Trying to put together all the pieces of your parenting plan prior to your divorce or separation can be stressful. This is because as much as you want to create a detailed plan, there are many components to think about all at once.
To provide a little relief, it’s essential to create a plan that is as thorough as possible to the best of your ability. While many parents have a general outline of their parenting plan, there are some details that are often overlooked. Ask yourself these questions:
- What happens if the other parent does not show up to pick up our child?
- Who decides which school our child will go to?
- Who determines what doctor our child sees?
- How will your child spend holidays?
There are many more considerations parents need to make, these are just a few items that some fail to consider. Below are three details you should keep in mind that can help you answer these questions and more in your parenting plan.
Prepare for custody exchanges
Having a specific plan for how you will handle custody exchanges can prevent a lot of post-divorce stress. Outline when and where exchanges will happen. Decide if you will choose to meet at each other’s homes or if parents will pick children up from school when it’s their parenting time. Creating a process that you will follow if one parent is running late or hoping to make a change to the schedule can also be useful.
Split up parental duties
Thinking about how you will divide the duties you once shared will help keep your children living a balanced life and create a sense of organization during a time of commotion. This includes delegating who will take children to medical appointments and who will manage school and extracurricular responsibilities. Consider who will transport the children to and attend these activities and create a system for splitting all child-related costs.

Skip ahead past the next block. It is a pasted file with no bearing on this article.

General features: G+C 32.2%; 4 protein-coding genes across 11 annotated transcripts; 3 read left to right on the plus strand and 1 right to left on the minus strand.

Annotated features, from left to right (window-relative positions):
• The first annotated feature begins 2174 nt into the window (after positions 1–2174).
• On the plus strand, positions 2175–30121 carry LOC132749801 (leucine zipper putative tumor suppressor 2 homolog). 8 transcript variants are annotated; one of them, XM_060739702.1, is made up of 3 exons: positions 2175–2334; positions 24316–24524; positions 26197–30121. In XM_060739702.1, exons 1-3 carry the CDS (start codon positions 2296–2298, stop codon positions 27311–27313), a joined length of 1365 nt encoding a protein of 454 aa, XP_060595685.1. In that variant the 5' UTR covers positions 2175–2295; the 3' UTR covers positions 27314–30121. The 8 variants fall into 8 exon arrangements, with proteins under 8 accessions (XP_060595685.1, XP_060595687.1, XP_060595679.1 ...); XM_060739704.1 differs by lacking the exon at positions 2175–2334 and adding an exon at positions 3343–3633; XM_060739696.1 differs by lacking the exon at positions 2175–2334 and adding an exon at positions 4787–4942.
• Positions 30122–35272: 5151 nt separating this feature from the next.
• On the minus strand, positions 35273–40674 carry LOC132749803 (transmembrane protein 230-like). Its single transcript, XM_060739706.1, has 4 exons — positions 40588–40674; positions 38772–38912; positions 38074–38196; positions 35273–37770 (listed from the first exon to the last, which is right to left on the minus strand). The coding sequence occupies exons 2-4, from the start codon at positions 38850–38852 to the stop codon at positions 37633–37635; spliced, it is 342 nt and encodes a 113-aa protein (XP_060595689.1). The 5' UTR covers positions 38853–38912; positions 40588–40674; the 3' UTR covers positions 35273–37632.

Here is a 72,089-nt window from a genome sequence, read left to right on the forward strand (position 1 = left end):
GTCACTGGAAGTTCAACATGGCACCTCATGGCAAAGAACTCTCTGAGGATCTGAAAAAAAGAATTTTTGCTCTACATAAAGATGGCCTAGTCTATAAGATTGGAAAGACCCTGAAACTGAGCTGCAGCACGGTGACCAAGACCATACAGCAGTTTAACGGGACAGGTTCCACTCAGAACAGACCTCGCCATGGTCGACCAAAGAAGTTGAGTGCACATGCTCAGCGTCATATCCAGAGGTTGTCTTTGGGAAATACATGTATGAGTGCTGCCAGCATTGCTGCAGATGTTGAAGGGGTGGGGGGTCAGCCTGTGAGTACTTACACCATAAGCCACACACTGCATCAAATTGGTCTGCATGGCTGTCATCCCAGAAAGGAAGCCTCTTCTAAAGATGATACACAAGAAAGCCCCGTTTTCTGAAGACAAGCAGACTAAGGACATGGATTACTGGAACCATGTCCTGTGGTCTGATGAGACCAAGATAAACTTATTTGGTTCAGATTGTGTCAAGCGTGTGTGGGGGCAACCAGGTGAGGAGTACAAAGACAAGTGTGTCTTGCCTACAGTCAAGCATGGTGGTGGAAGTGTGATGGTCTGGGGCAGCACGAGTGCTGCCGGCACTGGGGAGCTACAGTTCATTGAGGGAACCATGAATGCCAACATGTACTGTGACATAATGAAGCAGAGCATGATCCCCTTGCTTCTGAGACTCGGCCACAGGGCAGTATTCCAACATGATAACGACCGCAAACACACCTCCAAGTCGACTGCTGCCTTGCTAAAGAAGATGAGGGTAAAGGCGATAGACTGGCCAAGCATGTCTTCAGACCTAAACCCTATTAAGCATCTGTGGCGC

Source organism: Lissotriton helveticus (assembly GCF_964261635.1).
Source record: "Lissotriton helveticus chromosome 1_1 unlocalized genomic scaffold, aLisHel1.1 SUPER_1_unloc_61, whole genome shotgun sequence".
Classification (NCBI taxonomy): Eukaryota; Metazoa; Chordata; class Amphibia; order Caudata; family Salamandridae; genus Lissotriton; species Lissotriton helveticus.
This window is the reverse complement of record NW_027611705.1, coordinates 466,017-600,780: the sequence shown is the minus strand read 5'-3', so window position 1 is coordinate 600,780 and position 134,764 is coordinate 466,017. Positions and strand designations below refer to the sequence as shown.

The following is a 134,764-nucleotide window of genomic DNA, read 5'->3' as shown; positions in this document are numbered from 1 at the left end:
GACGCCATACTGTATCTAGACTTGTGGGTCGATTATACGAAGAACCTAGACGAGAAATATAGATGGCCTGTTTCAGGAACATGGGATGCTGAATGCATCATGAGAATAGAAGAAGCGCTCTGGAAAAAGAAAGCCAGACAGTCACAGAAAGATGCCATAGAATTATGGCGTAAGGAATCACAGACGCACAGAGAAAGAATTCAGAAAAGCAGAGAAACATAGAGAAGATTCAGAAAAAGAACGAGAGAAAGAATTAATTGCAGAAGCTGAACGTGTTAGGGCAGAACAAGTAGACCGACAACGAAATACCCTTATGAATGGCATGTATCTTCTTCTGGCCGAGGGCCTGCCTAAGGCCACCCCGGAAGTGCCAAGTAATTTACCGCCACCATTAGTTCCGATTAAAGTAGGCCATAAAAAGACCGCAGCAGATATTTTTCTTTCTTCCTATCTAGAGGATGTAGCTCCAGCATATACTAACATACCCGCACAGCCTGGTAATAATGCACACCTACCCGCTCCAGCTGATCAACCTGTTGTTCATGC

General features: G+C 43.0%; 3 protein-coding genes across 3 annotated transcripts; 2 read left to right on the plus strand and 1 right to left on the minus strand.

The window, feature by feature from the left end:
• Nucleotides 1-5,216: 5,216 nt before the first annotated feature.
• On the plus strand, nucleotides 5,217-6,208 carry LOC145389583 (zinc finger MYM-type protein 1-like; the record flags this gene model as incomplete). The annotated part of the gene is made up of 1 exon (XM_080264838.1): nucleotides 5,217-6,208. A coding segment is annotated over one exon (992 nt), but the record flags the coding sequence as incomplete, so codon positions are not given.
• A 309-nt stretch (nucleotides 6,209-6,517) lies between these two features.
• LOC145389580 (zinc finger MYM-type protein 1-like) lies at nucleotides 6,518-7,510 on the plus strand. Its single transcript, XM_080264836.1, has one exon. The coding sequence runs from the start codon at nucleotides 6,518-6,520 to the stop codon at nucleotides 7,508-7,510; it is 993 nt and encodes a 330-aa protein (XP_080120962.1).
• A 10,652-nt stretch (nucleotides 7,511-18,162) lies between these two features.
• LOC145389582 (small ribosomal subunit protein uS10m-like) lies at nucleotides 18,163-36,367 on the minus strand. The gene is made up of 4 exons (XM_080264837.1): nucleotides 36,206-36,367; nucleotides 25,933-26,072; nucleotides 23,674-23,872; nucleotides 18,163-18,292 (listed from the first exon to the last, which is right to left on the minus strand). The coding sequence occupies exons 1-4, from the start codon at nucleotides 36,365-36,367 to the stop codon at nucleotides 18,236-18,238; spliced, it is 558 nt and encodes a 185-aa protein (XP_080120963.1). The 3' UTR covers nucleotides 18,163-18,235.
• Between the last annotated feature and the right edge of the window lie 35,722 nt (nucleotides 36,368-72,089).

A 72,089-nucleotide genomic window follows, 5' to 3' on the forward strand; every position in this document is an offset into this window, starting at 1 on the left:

Include a detailed plan for holiday time
Holidays are a common point of contention for many separated parents. For your child, holidays are likely to be lasting memories as they grow older, so it is important to make these days as positive as possible for them. Creating a thorough plan for holiday parenting time can help eliminate any conflicts in the future. Perhaps you would like to alternate holidays with the other parent, or maybe you want to share custody during holidays so your child can spend them with both parents. You may also wish to include contingency plans for when a parent is unavailable, or conditions for when one parent wants to take a vacation on a holiday.
Creating a balance of rules while providing some flexibility will help you create a parenting plan that your family can keep up and grow with.